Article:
Some institutions are so intransigent, so inflexible and so bloody-minded that their inability to change, even when faced with immense pressure, elicits a grudging respect.
So it is with the European Union. As things stand, the EU is facing enormous challenges: the UK is leaving and will, over time, deprive the project of vital funds. In eastern Europe, governments are in open rebellion against the authority of Brussels and in the south, the spectre of youth unemployment scars a generation. In the words of Italy’s President Mattarella, speaking yesterday, “the European project has lost its ability to meet the expectations of large portions of the population... many citizens have ceased to believe Europe can really solve their problems.” He should know, faced as he is with the prospect of presiding over the EU’s first populist, anti-EU government.
What is the EU’s response to this rumble of discontent? Well, along with the usual calls for “more Europe” and further integration from the project’s primary cheerleaders, the European Commission marked Europe Day (which, if you missed it, was earlier this week) by unveiling a consultation on the future of Europe.
If you think this could be a much-needed exercise in asking themselves tough questions about the limits of their ambition, think again. The survey asks citizens such penetrating questions as “which of the following would best describe the ideal future for the EU?” and offers a choice including “a real government for the entire EU” and “a reduction in food waste”. We’re also asked whether “increased welfare benefits” or “jobs for everyone” should be deemed a priority.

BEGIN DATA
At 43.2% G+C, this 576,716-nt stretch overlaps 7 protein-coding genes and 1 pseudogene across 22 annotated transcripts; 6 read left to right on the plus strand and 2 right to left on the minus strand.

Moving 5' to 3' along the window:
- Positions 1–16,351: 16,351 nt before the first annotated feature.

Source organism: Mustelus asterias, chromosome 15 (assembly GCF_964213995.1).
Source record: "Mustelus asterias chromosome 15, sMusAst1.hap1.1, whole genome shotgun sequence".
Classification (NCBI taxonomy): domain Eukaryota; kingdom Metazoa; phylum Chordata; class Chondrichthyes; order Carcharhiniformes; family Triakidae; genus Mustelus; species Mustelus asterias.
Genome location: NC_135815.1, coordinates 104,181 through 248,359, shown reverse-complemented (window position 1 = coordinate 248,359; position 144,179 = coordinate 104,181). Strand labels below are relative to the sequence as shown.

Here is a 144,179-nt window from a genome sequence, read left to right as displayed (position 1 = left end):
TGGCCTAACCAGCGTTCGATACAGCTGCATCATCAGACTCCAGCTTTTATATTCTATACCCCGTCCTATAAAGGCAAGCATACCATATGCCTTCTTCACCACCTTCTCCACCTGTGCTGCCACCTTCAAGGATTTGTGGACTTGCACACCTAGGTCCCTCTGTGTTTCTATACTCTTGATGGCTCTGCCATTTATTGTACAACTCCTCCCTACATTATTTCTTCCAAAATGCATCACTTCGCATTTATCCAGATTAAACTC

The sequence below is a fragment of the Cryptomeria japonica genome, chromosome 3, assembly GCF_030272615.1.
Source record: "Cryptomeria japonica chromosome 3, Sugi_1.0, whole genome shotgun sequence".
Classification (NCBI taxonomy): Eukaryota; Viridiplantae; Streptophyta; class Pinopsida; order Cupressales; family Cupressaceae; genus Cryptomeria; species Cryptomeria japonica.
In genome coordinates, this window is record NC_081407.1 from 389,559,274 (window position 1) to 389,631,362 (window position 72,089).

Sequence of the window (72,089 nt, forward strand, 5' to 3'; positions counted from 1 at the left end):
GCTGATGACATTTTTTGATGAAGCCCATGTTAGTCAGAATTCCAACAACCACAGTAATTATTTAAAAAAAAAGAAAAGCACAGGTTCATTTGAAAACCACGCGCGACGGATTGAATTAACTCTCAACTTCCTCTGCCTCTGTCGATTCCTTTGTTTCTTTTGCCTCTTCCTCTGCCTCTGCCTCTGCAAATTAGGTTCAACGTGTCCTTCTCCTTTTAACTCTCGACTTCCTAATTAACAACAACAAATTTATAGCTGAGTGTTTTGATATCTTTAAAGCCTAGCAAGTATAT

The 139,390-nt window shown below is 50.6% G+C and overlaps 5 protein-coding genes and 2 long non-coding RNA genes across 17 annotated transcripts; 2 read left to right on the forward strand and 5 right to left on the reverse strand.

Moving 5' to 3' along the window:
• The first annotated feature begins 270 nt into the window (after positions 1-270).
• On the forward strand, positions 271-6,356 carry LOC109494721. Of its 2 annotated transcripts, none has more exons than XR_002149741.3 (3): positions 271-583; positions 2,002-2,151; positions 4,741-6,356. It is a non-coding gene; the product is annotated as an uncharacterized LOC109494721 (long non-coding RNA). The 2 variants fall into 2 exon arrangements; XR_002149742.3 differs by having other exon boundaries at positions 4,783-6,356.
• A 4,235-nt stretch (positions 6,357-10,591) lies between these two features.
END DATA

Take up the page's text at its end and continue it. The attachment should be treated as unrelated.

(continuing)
The consultation reveals an arrogance that would be breathtaking were it not so predictable. Meanwhile, it’s left to the Italian President to raise the alarm about the challenges and vulnerabilities facing the EU.
Tesla's earnings call spat
How we laughed when Tesla’s colourful chief Elon Musk dismissed an analyst’s “boring, boneheaded” question on last week’s earnings call. RBC analyst Joseph Spak had the temerity to question Tesla’s strategy, especially the company’s impressive (or alarming) rate of cash burn. Musk’s response didn’t exactly reassure the market: “These questions are so dry – they’re killing me.” Tesla’s stock tumbled in the aftermath of the call. Musk issued a ‘sorry-not-sorry’ statement on Twitter, but the analyst hasn’t given up on getting an answer. Spak has published an open letter to Musk, insisting that while he still sees Tesla as “a compelling long-term opportunity” he will “continue to hold Tesla... accountable for implementing a strategic vision that aligns with an ability to execute at scale.” In other words, “I still want to know if you can do what say you can do.” Spak also proposed a live interview, but as yet Musk hasn’t accepted.
Where will John Cleese go?
Good news from Westminster this week as MPs rejected the latest move to tighten press regulation. Labour MPs had been pushing for new rules that would have seen publishers exposed to punitive legal costs if they refused to sign up to a state-backed regulator. Ahead of the vote, former funny man John Cleese vowed to leave Britain if the proposals were defeated. It’s not clear whether MPs took this into consideration ahead of voting down the motion, but the only question now is: where are you moving to, John?
One of the best PRs is on the market
As someone on the receiving end of a lot of attention from financial PRs, I know that the sector is a mixed bag. Efforts to spin on behalf of clients range from obfuscation to outright lying. But the sector has its good’uns, one of whom is now apparently on the market. Quite why veteran player Steffan Williams left Porta Communications is unclear, but I’m sure there are plenty of firms who would snap him up. In fact I wouldn’t be surprised if he launched his own outfit.